by Greg Niemann
A variety show featuring seasoned performers all at least 50 years of age works well in a nostalgic town like Palm Springs.
Palm Springs is a place where vintage tunes from the ‘30s, ‘40s, and ‘50s bleat out all day over the area’s most popular radio station. The sentimental music is a part of daily life, enough to cause some visitors to comment on the apparent “time warp.”
This is a place where celebrity bus tours drive past homes of movie stars who have passed away so long ago most people (that is all those under 50) say “Who was that?”
For a town whose population swells each winter with retirees from around the country (and Canada), and is only a two-hour bus ride from millions of others in Orange County and Los Angeles, nostalgia plays quite well.
The Palm Springs Follies is playing to sold-out houses in its 13th season. The first time I attended the Fabulous Palm Springs Follies at the historic Plaza Theatre on So. Palm Canyon Dr. I was 59 years old. Looking at the white-haired crowd I felt like one of the youngest people in the place. That’s something only Palm Springs can do for you.
The show’s producer, director and master of ceremonies Riff Markowitz, in his biting role as the latter, plays well the age of the patrons. During each show he works the crowd, singling out those over 90 and 100 for recognition. Move over, Branson.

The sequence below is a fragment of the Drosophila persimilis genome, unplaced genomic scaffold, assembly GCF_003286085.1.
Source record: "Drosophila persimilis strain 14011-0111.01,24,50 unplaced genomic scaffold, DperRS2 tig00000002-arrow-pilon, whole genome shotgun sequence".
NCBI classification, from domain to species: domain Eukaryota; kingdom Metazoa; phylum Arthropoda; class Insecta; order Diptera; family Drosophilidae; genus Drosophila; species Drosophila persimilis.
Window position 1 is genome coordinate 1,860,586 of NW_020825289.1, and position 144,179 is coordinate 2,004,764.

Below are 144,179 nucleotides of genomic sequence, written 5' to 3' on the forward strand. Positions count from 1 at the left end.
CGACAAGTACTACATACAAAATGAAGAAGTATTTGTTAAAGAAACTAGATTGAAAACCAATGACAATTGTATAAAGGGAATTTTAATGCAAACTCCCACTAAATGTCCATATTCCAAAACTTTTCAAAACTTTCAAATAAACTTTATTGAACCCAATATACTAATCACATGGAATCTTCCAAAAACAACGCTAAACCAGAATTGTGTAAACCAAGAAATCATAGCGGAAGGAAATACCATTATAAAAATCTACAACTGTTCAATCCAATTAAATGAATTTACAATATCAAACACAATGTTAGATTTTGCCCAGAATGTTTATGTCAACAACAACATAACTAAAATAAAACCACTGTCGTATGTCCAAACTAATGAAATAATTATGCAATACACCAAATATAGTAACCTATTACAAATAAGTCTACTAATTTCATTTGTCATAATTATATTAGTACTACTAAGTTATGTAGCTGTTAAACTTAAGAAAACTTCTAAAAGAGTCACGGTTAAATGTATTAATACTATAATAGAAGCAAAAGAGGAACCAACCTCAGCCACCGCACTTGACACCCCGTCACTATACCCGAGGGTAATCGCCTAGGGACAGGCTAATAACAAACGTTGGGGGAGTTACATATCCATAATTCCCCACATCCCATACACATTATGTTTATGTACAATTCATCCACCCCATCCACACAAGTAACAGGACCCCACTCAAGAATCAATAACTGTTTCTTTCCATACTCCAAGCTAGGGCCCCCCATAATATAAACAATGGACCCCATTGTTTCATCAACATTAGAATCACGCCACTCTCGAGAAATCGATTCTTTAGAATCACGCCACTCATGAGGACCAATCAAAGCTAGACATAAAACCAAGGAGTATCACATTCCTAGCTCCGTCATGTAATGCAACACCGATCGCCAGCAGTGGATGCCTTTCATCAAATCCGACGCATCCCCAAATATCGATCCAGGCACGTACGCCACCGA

Most are not disappointed in the show, in fact over 98 % vow to return. Age vanishes once the curtain opens. You know those long-legged lovelies on the stage are past their prime (The cast’s ages run from 54-88 years old), but it’s hard to believe. Flashing as much leg and torso as is prudent, they dance, sing, even do the splits for crying out loud, and appear in elaborate costumes and headdresses that can weigh 15 lbs or more.
One, 84-year-old trouper Beverly Allen is “The World’s Oldest Still Performing Showgirl” according to the Guinness Book of Records. Like most of the seasoned Follies showgirls, her credits are dazzling, going back to dancing with Eddie Duchin and Tommy Dorsey and entertaining troops for the USO in Europe during WWII.
Today the Follies is in its 13th season, constantly playing to sell-out crowds filling the restored theatre of 760 seats. Over 2,400 performances have delighted crowds since opening in 1990, and over 2? million people have seen the show.
The season runs from November through March, mostly Wednesday through Sunday, two daunting three-hour-plus shows most days (Except Sunday), about 115-120 days a year, for about 200 plus shows each season.
The timing of need and opportunity was perfect for such an enterprise as the Fabulous Follies. In 1989 the city wanted a tenant for the abandoned Plaza Theater. And former Hollywood producer Riff Markowitz was bored with his retirement to La Quinta. He had spent 30 years of his life producing, writing and directing award-winning television series and variety specials for a host of famous talents. He also co-created and produced the dramatic series “The Hitchhiker” for HBO and “Tales From The Darkside.”
Upon his first visit, he realized the theater’s charm and sense of history would be perfect for his dream. Markowitz recalls, “Well this was just the ultimate sandbox for someone whose dream had always been to perform upon an authentic vaudeville stage.”
But first he had to convince the city, which he finally did (3-2 vote). Then in addition to assuaging the concerns of neighboring businesses, he had to sink about $900,000 into renovating the old place.